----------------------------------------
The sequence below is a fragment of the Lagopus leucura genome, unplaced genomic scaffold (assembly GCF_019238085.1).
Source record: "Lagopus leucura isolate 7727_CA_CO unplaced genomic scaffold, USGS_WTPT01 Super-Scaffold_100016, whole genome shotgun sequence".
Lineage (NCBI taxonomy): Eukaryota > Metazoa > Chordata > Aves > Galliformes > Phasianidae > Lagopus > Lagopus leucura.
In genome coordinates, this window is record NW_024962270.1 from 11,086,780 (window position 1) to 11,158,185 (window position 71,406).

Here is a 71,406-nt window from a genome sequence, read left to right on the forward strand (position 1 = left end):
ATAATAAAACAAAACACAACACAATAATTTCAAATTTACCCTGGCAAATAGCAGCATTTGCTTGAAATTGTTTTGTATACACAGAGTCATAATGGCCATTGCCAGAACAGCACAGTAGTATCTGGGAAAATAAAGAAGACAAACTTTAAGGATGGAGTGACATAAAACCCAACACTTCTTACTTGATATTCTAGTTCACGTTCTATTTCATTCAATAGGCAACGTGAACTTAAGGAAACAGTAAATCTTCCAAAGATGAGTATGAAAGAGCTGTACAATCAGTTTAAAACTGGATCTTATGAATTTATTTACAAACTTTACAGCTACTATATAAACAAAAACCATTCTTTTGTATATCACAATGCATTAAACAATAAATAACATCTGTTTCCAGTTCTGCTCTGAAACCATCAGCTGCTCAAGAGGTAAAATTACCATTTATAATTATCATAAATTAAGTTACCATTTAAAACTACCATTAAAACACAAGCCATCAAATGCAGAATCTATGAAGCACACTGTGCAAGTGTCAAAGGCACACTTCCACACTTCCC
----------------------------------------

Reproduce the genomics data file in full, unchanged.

The sequence below is a fragment of the Lagopus leucura genome, unplaced genomic scaffold (assembly GCF_019238085.1).
Source record: "Lagopus leucura isolate 7727_CA_CO unplaced genomic scaffold, USGS_WTPT01 Super-Scaffold_100016, whole genome shotgun sequence".
Lineage (NCBI taxonomy): Eukaryota > Metazoa > Chordata > Aves > Galliformes > Phasianidae > Lagopus > Lagopus leucura.
In genome coordinates, this window is record NW_024962270.1 from 11,086,780 (window position 1) to 11,158,185 (window position 71,406).

Here is a 71,406-nt window from a genome sequence, read left to right on the forward strand (position 1 = left end):
ATAATAAAACAAAACACAACACAATAATTTCAAATTTACCCTGGCAAATAGCAGCATTTGCTTGAAATTGTTTTGTATACACAGAGTCATAATGGCCATTGCCAGAACAGCACAGTAGTATCTGGGAAAATAAAGAAGACAAACTTTAAGGATGGAGTGACATAAAACCCAACACTTCTTACTTGATATTCTAGTTCACGTTCTATTTCATTCAATAGGCAACGTGAACTTAAGGAAACAGTAAATCTTCCAAAGATGAGTATGAAAGAGCTGTACAATCAGTTTAAAACTGGATCTTATGAATTTATTTACAAACTTTACAGCTACTATATAAACAAAAACCATTCTTTTGTATATCACAATGCATTAAACAATAAATAACATCTGTTTCCAGTTCTGCTCTGAAACCATCAGCTGCTCAAGAGGTAAAATTACCATTTATAATTATCATAAATTAAGTTACCATTTAAAACTACCATTAAAACACAAGCCATCAAATGCAGAATCTATGAAGCACACTGTGCAAGTGTCAAAGGCACACTTCCACACTTCCC